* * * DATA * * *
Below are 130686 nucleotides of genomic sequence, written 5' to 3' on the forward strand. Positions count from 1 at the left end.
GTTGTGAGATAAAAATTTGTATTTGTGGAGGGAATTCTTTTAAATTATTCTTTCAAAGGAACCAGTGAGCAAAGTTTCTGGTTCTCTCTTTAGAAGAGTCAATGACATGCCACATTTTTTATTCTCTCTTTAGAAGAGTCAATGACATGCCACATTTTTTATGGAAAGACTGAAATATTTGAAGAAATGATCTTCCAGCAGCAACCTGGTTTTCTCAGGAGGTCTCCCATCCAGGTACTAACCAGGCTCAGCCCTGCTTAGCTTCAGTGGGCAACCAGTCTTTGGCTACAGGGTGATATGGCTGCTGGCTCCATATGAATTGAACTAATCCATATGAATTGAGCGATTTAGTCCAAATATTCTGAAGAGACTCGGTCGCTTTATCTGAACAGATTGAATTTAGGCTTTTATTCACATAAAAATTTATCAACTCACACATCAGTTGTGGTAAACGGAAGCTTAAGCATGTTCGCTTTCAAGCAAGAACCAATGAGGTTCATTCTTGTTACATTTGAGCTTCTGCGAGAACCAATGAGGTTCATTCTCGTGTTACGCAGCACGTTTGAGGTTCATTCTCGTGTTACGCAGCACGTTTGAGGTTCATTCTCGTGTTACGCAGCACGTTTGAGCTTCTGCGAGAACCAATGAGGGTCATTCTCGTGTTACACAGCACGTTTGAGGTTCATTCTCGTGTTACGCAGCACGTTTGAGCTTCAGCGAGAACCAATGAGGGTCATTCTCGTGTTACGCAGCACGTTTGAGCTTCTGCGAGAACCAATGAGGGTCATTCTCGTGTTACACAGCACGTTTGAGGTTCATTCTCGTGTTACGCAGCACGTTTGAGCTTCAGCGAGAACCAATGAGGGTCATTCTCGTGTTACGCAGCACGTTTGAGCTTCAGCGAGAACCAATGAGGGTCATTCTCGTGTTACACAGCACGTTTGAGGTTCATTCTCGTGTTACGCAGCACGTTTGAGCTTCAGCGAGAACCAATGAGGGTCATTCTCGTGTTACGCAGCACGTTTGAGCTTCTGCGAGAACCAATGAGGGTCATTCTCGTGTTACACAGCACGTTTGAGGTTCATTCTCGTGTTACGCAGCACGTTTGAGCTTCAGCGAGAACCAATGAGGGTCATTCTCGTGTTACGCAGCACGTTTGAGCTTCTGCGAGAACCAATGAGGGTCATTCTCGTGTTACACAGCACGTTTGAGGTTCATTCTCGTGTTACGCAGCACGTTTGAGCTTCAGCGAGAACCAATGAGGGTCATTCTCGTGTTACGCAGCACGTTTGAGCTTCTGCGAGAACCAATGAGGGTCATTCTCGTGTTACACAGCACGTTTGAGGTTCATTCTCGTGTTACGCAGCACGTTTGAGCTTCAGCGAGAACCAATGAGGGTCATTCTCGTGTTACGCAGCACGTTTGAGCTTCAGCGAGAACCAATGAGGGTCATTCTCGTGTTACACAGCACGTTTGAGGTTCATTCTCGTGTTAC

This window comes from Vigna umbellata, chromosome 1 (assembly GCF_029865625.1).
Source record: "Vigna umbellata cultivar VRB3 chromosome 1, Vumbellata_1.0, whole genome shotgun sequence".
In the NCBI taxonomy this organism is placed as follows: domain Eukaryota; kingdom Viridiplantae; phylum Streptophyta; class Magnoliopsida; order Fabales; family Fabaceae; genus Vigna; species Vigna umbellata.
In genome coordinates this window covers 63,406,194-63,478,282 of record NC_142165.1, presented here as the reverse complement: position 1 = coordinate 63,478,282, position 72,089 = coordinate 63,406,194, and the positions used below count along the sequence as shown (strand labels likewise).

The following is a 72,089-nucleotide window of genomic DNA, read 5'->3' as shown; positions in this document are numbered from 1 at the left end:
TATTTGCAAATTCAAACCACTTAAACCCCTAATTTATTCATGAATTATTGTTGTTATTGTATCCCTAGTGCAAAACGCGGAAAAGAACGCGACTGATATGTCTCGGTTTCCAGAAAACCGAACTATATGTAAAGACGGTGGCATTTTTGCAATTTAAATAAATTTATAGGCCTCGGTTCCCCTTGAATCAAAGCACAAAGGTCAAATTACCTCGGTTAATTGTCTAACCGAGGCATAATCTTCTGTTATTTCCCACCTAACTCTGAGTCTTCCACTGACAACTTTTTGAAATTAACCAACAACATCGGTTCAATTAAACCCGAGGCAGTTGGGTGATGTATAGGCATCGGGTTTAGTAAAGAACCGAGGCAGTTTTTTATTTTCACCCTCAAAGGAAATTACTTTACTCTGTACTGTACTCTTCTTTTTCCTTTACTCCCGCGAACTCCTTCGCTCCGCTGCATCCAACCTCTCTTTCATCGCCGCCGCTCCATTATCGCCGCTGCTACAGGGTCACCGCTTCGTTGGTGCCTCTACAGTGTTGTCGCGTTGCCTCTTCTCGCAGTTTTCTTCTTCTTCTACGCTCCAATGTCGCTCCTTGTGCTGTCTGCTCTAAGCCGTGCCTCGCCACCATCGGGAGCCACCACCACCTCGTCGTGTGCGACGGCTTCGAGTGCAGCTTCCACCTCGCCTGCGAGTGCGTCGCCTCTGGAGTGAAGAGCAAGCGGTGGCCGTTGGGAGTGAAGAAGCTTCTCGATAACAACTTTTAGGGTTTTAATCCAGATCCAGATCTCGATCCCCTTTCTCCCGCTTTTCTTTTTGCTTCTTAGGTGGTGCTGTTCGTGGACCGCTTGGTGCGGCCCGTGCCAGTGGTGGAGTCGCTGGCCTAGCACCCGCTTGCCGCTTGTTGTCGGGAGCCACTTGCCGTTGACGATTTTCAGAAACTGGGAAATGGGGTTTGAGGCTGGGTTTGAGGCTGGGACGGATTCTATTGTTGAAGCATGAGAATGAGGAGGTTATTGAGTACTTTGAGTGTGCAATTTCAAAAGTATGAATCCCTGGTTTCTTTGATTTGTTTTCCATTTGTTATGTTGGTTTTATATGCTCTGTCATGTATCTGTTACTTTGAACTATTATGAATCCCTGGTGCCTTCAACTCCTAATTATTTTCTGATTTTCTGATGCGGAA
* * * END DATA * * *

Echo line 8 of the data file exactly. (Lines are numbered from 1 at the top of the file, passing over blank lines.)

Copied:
TATTTGCAAATTCAAACCACTTAAACCCCTAATTTATTCATGAATTATTGTTGTTATTGTATCCCTAGTGCAAAACGCGGAAAAGAACGCGACTGATATGTCTCGGTTTCCAGAAAACCGAACTATATGTAAAGACGGTGGCATTTTTGCAATTTAAATAAATTTATAGGCCTCGGTTCCCCTTGAATCAAAGCACAAAGGTCAAATTACCTCGGTTAATTGTCTAACCGAGGCATAATCTTCTGTTATTTCCCACCTAACTCTGAGTCTTCCACTGACAACTTTTTGAAATTAACCAACAACATCGGTTCAATTAAACCCGAGGCAGTTGGGTGATGTATAGGCATCGGGTTTAGTAAAGAACCGAGGCAGTTTTTTATTTTCACCCTCAAAGGAAATTACTTTACTCTGTACTGTACTCTTCTTTTTCCTTTACTCCCGCGAACTCCTTCGCTCCGCTGCATCCAACCTCTCTTTCATCGCCGCCGCTCCATTATCGCCGCTGCTACAGGGTCACCGCTTCGTTGGTGCCTCTACAGTGTTGTCGCGTTGCCTCTTCTCGCAGTTTTCTTCTTCTTCTACGCTCCAATGTCGCTCCTTGTGCTGTCTGCTCTAAGCCGTGCCTCGCCACCATCGGGAGCCACCACCACCTCGTCGTGTGCGACGGCTTCGAGTGCAGCTTCCACCTCGCCTGCGAGTGCGTCGCCTCTGGAGTGAAGAGCAAGCGGTGGCCGTTGGGAGTGAAGAAGCTTCTCGATAACAACTTTTAGGGTTTTAATCCAGATCCAGATCTCGATCCCCTTTCTCCCGCTTTTCTTTTTGCTTCTTAGGTGGTGCTGTTCGTGGACCGCTTGGTGCGGCCCGTGCCAGTGGTGGAGTCGCTGGCCTAGCACCCGCTTGCCGCTTGTTGTCGGGAGCCACTTGCCGTTGACGATTTTCAGAAACTGGGAAATGGGGTTTGAGGCTGGGTTTGAGGCTGGGACGGATTCTATTGTTGAAGCATGAGAATGAGGAGGTTATTGAGTACTTTGAGTGTGCAATTTCAAAAGTATGAATCCCTGGTTTCTTTGATTTGTTTTCCATTTGTTATGTTGGTTTTATATGCTCTGTCATGTATCTGTTACTTTGAACTATTATGAATCCCTGGTGCCTTCAACTCCTAATTATTTTCTGATTTTCTGATGCGGAA